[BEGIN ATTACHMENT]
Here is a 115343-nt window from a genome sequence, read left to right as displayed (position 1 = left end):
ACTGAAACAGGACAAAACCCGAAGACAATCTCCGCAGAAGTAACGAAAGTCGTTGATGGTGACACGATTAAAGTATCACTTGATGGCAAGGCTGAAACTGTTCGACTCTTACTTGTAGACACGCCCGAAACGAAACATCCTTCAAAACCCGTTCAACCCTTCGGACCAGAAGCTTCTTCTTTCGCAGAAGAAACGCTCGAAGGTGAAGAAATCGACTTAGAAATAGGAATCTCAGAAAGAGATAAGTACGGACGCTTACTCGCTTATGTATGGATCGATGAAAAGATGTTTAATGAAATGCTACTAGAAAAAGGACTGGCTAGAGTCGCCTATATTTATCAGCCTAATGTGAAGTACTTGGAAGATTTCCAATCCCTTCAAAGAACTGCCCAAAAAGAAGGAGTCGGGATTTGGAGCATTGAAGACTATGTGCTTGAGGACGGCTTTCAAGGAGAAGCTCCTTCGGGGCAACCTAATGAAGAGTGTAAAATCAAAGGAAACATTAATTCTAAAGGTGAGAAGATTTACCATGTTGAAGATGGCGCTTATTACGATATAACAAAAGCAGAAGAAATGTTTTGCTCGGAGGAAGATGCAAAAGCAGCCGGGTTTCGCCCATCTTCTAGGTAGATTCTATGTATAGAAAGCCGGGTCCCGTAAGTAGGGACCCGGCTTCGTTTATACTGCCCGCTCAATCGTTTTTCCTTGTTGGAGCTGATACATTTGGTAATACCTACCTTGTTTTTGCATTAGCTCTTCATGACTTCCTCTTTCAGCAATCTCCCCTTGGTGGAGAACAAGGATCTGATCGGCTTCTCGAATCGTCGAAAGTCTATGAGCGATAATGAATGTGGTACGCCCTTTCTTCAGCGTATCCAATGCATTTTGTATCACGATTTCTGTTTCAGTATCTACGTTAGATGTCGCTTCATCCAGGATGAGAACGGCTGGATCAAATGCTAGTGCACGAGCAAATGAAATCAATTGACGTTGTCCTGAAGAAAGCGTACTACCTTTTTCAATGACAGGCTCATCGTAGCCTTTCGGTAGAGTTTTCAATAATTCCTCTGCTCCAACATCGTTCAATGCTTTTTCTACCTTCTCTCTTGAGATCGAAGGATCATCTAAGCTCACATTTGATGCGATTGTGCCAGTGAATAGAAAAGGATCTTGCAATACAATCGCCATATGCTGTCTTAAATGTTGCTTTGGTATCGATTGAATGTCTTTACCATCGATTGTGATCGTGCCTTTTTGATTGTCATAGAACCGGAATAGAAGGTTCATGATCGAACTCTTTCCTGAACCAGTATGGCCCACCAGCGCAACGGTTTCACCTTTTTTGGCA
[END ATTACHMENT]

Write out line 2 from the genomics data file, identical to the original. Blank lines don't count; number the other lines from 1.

ACTGAAACAGGACAAAACCCGAAGACAATCTCCGCAGAAGTAACGAAAGTCGTTGATGGTGACACGATTAAAGTATCACTTGATGGCAAGGCTGAAACTGTTCGACTCTTACTTGTAGACACGCCCGAAACGAAACATCCTTCAAAACCCGTTCAACCCTTCGGACCAGAAGCTTCTTCTTTCGCAGAAGAAACGCTCGAAGGTGAAGAAATCGACTTAGAAATAGGAATCTCAGAAAGAGATAAGTACGGACGCTTACTCGCTTATGTATGGATCGATGAAAAGATGTTTAATGAAATGCTACTAGAAAAAGGACTGGCTAGAGTCGCCTATATTTATCAGCCTAATGTGAAGTACTTGGAAGATTTCCAATCCCTTCAAAGAACTGCCCAAAAAGAAGGAGTCGGGATTTGGAGCATTGAAGACTATGTGCTTGAGGACGGCTTTCAAGGAGAAGCTCCTTCGGGGCAACCTAATGAAGAGTGTAAAATCAAAGGAAACATTAATTCTAAAGGTGAGAAGATTTACCATGTTGAAGATGGCGCTTATTACGATATAACAAAAGCAGAAGAAATGTTTTGCTCGGAGGAAGATGCAAAAGCAGCCGGGTTTCGCCCATCTTCTAGGTAGATTCTATGTATAGAAAGCCGGGTCCCGTAAGTAGGGACCCGGCTTCGTTTATACTGCCCGCTCAATCGTTTTTCCTTGTTGGAGCTGATACATTTGGTAATACCTACCTTGTTTTTGCATTAGCTCTTCATGACTTCCTCTTTCAGCAATCTCCCCTTGGTGGAGAACAAGGATCTGATCGGCTTCTCGAATCGTCGAAAGTCTATGAGCGATAATGAATGTGGTACGCCCTTTCTTCAGCGTATCCAATGCATTTTGTATCACGATTTCTGTTTCAGTATCTACGTTAGATGTCGCTTCATCCAGGATGAGAACGGCTGGATCAAATGCTAGTGCACGAGCAAATGAAATCAATTGACGTTGTCCTGAAGAAAGCGTACTACCTTTTTCAATGACAGGCTCATCGTAGCCTTTCGGTAGAGTTTTCAATAATTCCTCTGCTCCAACATCGTTCAATGCTTTTTCTACCTTCTCTCTTGAGATCGAAGGATCATCTAAGCTCACATTTGATGCGATTGTGCCAGTGAATAGAAAAGGATCTTGCAATACAATCGCCATATGCTGTCTTAAATGTTGCTTTGGTATCGATTGAATGTCTTTACCATCGATTGTGATCGTGCCTTTTTGATTGTCATAGAACCGGAATAGAAGGTTCATGATCGAACTCTTTCCTGAACCAGTATGGCCCACCAGCGCAACGGTTTCACCTTTTTTGGCA